• Some organisms, especially those that appeared later, had traits that made them seem distinctly

  • animal-like.

  • They were likely the first metazoansanimals with differentiated body plans and specialized

  • cells.

  • Take, for instance, Haootia.

  • Not only was this bizarre creature probably one of the first cnidarians -- the group that

  • includes jellies and sea anemones -- it also contains the earliest evidence of muscle-like

  • cells.

  • But unlike me, it didn't have to bother with leg day.

  • It doesn't have legs

  • If you have to explain it it's not funny

  • Then there were the creatures that showed the first evidence of bilateral symmetry,

  • and motion.

  • One of these was Kimberella, a squishy mollusk-like creature that left tell-tale marks in the

  • sediment.

  • These tracks seem to suggest that it dragged some proboscis-like appendage behind it as

  • it fed.

  • And there was Spriggina -- named for Reginald Sprigg.

  • This long, segmented creature had a crescent-shaped head with evidence of rudimentary sensory

  • organs.

  • And it's thought by some to be ancestral to the beloved trilobites.

  • All of these organisms, taken together, revealed to scientists an entire chapter of the history

  • of life that, until the 20th century, they didn't know existed.

  • But it wasn't until 2008 that we had a name for it.

  • That's when a team of paleontologists at Virginia Tech surveyed all of the research

  • that had gone into these Precambrian fossils, and determined that they represented a specific,

  • evolutionary event.

  • They named it the Avalon Explosion, after the Canadian site that had preserved so much

  • from that time.

  • But, there's still the question of how this profusion of life happened in the first place.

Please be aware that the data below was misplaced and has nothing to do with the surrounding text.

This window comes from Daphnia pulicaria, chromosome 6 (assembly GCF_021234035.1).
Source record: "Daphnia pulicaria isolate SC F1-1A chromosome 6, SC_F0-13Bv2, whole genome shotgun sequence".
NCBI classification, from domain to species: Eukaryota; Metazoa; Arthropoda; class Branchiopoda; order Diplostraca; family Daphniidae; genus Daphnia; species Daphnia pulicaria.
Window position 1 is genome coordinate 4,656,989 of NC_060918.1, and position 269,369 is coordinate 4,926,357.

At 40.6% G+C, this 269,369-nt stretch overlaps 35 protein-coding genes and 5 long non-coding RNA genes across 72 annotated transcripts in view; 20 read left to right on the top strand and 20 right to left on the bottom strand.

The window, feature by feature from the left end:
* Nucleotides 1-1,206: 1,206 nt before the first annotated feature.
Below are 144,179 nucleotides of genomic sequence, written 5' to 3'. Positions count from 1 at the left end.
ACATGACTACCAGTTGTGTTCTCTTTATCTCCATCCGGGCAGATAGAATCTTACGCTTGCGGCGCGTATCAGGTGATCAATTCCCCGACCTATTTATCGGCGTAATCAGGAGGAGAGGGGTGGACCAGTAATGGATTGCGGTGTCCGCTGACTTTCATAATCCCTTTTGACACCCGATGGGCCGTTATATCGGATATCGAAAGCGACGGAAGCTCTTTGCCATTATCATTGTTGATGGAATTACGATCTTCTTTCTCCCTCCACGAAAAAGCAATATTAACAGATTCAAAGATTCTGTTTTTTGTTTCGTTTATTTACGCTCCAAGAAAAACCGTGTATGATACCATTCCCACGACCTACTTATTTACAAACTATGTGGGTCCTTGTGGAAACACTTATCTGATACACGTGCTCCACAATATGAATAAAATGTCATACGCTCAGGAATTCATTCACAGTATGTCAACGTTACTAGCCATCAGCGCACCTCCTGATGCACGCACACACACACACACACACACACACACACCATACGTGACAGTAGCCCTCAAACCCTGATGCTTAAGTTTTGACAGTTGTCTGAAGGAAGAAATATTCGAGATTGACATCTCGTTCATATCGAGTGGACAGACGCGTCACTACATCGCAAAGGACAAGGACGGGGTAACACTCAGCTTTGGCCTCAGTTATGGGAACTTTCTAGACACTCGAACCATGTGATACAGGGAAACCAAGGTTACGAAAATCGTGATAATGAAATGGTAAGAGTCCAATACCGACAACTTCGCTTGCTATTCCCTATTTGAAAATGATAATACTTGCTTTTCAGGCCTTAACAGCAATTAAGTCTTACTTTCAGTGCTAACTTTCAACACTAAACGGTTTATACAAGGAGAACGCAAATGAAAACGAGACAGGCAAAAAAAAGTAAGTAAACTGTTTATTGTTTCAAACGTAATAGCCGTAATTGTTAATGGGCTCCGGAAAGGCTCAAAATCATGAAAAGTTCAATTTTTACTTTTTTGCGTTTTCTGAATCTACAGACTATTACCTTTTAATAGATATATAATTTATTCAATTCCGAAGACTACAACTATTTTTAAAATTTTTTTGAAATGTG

• How did life make the jump from microbial mats and simple sponges to things with muscles

  • and sensory organs?

  • Well, about 635 million years ago, a long period of intense cold that had enveloped

  • the world, known as the Cryogenian Period, came to an end.

  • As glaciers retreated, huge amounts of nutrient-rich water from the melting ice flooded the oceans,

  • causing mass blooms of oxygen-producing cyanobacteria.

  • And as the oxygen content of the oceans slowly rose, conditions became more hospitable to

  • life.

  • Then, the thinking goes, about 575 million years ago, life reached a tipping point, and

  • the Avalon Explosion began.

  • Now, geologists have come to understand this whole episode as its own distinct period of

  • geologic history, too.

  • So in 2004, the official keepers of the Geologic Time Scale -- a group known as the International

  • Union of Geological Sciences -- added a new period to the GTS for the first time in over

  • a century.

  • They named it the Ediacaran Period, after the Australian Hills where Reginald Sprigg

  • found those game-changing Precambrian fossils.

  • The end of this period is marked by the disappearance of most Ediacaran life from the fossil record,

  • 542 million years ago.

  • It's not clear what happened to them.

  • But it probably was a combination of things, like a drop in oxygen levels in the oceans,

  • along with the appearance of Cambrian predators.

  • Ediacarans might also have just stopped showing up in the fossil record, because conditions

  • became less favorable for their preservation.

  • We still don't fully understand how Ediacaran life relates to the organisms we know today.

  • But we've come a long way since Sprigg found his fossils of squishy little things in 1946.

  • Our ideas about natural history, and our definitions of geologic time, are always changing.

  • Because, you never know when a funny shape on a rock, where no one thought to look, might

  • completely upend what you thought you knew about the history of life on earth.

  • Thanks for joining me again!

  • And as always, I want to know what you want to learn about!

  • So leave me a note in the comments below!

  • And be sure to go to youtube.com/eons and subscribe.

  • Now, if you're interested in all the weird forms that life can take, then you should

  • really check out Deep Look, a channel that presents a close-up look at the natural world

  • in Ultra HD.

  • It'll help you look at the world in a whole new way.

In 1946, a geologist named Reginald Sprigg was working in the Ediacara Hills of southern

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The Other Explosion You Should Know About

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    joey joey に公開 2021 年 05 月 01 日